The bus from Bromley South was slow going through temporary traffic lights but I eventually reached the ground a little early as kick off had been put back fifteen minutes to 6.15. Admission on the gate was £12 before settling with a Strongbow fruits for £4.


It was a bright, pleasant but blustery evening at Hayes Lane. A new artificial pitch had been laid since my previous visit, with segregation barriers also in place for National League football. The stand to the right of the seats was in the process of demolition for a new structure to go up.


The tournament had caught my attention and I hadn’t seen a bad word about it. Well, that was apart from the Ellan Vannin side who were representing the Isle of Man. They’d withdrawn from the placing play-offs after having an appeal against Barawa turned down.

Szekely Land represented the ethnic Hungarians situated in Transylvania in the east of Romania and had a loud if small support wearing national colours over on the far side by the two team benches.


Their team belted out a rousing chorus of their anthem, while the Armenian version was a strange tune with operatic singers that saw the team remain silent. The match was underway at a quick pace as I wandered to the far side for some sun.

Laszlo Hodgyai fired a fierce half volley wide for Szekely on five minutes before another effort from Lorand Fulop was saved from Armenian keeper Gevorg Kasparov. His side received a severe blow a few minutes later.


Arthur Gyorgyi found himself in on goal but was brought down by defender Raffi Kaya. The referee had no hesitation in issuing a straight red card to reduce Western Armenia to ten men. Despite being a man light, they still showed signs of promise despite the Szekely’s being on top.


Fulop was showing great skills and making runs to cause problems for the Armenians. The sending off certainly didn’t quell any feistiness as challenges went in thick and fast. There was an awful foul by a Szekely defender on Vicken Valenza Berberian down the touchline.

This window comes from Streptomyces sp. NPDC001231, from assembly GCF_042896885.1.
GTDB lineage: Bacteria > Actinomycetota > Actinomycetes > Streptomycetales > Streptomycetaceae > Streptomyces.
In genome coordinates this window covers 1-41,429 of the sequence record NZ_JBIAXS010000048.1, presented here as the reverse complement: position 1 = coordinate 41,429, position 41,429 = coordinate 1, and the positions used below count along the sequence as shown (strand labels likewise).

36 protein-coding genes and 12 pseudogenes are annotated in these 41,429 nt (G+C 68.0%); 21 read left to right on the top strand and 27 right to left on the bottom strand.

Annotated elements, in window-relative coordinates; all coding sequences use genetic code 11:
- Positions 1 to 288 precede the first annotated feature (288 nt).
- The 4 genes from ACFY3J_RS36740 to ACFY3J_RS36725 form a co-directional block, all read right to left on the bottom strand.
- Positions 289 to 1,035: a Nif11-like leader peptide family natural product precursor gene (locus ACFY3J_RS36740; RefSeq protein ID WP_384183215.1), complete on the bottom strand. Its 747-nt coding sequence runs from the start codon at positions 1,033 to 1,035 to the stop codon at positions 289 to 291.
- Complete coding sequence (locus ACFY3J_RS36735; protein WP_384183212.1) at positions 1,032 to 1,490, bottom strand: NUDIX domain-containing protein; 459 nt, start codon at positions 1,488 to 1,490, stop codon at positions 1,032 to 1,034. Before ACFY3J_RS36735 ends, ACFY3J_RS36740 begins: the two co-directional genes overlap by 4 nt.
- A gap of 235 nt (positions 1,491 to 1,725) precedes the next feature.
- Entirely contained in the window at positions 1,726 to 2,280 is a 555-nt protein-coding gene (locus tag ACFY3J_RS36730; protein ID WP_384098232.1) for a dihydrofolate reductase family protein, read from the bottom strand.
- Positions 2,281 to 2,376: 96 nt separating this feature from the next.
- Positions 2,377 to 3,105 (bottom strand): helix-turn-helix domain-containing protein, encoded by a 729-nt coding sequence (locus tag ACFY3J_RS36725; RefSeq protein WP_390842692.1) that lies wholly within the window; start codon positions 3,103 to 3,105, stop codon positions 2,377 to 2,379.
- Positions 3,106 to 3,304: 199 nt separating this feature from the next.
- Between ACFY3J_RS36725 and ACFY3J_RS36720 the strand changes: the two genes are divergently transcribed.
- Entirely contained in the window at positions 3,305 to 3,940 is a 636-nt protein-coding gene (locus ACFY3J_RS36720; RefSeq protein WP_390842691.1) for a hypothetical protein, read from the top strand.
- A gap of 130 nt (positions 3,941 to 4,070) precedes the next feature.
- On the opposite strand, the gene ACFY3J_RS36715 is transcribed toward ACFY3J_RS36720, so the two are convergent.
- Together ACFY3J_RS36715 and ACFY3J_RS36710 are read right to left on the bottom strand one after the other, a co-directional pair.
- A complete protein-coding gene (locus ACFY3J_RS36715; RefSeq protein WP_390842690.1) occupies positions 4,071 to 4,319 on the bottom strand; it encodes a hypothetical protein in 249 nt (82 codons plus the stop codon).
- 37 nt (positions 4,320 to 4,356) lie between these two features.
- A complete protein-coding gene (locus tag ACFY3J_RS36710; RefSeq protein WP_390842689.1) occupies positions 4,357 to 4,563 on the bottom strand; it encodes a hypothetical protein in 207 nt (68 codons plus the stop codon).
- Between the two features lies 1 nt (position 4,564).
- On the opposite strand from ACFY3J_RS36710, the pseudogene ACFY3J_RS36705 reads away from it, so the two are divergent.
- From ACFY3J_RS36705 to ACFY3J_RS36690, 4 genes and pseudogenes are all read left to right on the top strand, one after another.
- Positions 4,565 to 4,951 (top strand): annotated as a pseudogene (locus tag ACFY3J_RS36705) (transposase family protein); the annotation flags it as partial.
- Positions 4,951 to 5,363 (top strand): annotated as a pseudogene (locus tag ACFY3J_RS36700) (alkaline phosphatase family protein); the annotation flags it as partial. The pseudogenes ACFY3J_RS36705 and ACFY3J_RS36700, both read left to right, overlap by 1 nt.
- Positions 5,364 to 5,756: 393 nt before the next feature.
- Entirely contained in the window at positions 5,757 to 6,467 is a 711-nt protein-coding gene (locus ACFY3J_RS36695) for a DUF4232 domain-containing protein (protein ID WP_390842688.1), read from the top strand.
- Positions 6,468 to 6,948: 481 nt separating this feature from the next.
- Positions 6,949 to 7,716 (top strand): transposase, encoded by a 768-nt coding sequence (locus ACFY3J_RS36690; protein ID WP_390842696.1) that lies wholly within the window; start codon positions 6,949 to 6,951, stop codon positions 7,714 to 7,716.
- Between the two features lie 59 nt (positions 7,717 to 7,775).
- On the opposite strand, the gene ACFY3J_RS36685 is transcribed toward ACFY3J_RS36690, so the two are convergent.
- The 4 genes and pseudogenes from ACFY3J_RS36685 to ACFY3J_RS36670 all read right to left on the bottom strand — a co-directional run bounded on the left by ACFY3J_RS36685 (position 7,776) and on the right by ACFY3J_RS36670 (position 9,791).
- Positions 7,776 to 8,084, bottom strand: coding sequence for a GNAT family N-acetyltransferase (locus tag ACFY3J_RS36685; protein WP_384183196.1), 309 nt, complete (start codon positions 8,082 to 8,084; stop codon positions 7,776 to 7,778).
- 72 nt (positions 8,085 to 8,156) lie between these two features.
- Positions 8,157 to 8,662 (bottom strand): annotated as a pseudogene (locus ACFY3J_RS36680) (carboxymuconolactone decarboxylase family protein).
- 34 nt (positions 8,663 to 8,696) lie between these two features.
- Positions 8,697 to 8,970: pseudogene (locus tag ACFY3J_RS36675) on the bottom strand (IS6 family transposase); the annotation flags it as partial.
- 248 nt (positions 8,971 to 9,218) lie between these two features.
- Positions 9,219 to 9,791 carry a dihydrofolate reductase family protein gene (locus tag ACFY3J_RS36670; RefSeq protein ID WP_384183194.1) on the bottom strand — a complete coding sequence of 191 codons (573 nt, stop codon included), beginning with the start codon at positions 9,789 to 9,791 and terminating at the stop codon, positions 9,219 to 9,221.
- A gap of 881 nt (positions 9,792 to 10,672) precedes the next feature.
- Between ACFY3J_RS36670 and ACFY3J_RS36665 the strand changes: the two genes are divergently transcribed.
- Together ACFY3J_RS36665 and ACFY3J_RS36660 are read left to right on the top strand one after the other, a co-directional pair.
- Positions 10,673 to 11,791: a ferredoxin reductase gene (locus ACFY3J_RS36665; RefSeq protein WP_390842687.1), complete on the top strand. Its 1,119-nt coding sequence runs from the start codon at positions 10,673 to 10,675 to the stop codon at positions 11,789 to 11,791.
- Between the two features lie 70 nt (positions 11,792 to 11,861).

Both benches got involved in some argy bargy with an Armenian coach being sent to the stands. I was enjoying the action sat on the steps behind the goal by this point with some locals who were also enjoying the action.


Szekely continued to have the lions share of possession with Fulop being denied by the feet of Kasparov. The Armenians looked to be decent footballers but were missing a cutting edge up front; especially with one man light.


The scoring was opened just past the half hour mark when a ball was half cleared and lobbed back into the box to find Mitra Szilard who slotted home. The lead was nearly short lived as a long ball caused confusion in the Szekely defence as the impressive Vahagn Militosyan came close to capitalising.


His team mate Rafael Safaryan also came close with a header as the pace continued at breakneck speed. Another altercation including nearly all the players on the pitch took place just before the half time whistle, when I moved to take a position in the main stand seats.

The Armenians came out after their half time refreshments and looked the better side, while Szekely Land sat on their lead and looked to take the sting out of their opponents. Kasparov was excellent with his distribution and his forward players flicked on winning most balls.


The Hungarians began to look very dangerous on the counter as their opponents tired. The second goal eventually came with around thirty minutes remaining. Gyorgyi centred for Attila Csuros to score with a free header just after their skipper limped off.

The dismissed Armenian coach was going spare in front of me, but in truth his players really couldn’t do much more. They kept trying but were a spent force. Another member from the Armenian bench was shown to the stands for further protest.


Szekely broke once again as Laszlo Szocs found himself in acres of space before squaring unselfishly for Fulop to finish with aplomb to the incessant joy of their vocal supporters on the far side as their side went 3-0 ahead.

The Western Armenia continued gamely and came very close to a consolation as Safaryan saw a long range swerving shot spilled by Szekely custodian Gadna Nagy before he saved miraculously from substitute Jules Tepelian on the follow up.


Despite their fearless play, the Armenians were guilty of some poor tackles. Artur Yedigaryan hacked down an opponent with an awful challenge; yet he escaped without a card. It was unbelievable negligence from the ref.


Militosyan had a good effort but it wasn’t to be for his side. Szekely wrapped things up in the closing stages after a calamitous piece of defending. Safaryan passed the ball back past where Kasparov was stood. The ball hit the post for Bajko Barna to tap into an empty net.


Mitra Szilard missed a real sitter before full time to make it 5-0. I headed out just before full time to catch a bus back to Bromley South station. I’d really enjoyed the match and lamented that late shifts meant that it would be my last game of the tournament.


I was back at Victoria to take a tube to Euston for just gone 9pm for beers in the Doric Arch and Euston Tap before a night cap at JJ Moons in Kingsbury to round off a satisfying evening out.